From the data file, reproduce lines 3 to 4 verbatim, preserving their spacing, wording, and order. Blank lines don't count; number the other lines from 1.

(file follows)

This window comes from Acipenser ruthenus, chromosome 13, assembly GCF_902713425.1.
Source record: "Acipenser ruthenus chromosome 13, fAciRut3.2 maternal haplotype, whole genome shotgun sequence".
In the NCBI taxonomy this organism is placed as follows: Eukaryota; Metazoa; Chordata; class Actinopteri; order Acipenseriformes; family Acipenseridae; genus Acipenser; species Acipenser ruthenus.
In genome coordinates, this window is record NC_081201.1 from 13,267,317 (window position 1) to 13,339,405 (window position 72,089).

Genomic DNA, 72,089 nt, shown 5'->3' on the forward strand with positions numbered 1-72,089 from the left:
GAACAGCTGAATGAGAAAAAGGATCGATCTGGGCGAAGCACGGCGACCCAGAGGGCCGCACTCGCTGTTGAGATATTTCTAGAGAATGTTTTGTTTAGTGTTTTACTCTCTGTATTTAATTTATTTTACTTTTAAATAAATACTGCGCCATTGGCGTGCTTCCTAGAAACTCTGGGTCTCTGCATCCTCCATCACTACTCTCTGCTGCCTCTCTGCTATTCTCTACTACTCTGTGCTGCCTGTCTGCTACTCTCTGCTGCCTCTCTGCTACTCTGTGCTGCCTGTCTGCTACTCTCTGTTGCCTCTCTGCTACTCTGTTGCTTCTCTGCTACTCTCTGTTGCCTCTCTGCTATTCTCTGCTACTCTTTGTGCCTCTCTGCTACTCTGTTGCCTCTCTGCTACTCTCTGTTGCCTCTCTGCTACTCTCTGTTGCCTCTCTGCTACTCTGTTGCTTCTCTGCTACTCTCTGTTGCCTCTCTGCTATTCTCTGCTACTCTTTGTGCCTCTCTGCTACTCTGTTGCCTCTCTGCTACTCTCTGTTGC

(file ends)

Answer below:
In the NCBI taxonomy this organism is placed as follows: Eukaryota; Metazoa; Chordata; class Actinopteri; order Acipenseriformes; family Acipenseridae; genus Acipenser; species Acipenser ruthenus.
In genome coordinates, this window is record NC_081201.1 from 13,267,317 (window position 1) to 13,339,405 (window position 72,089).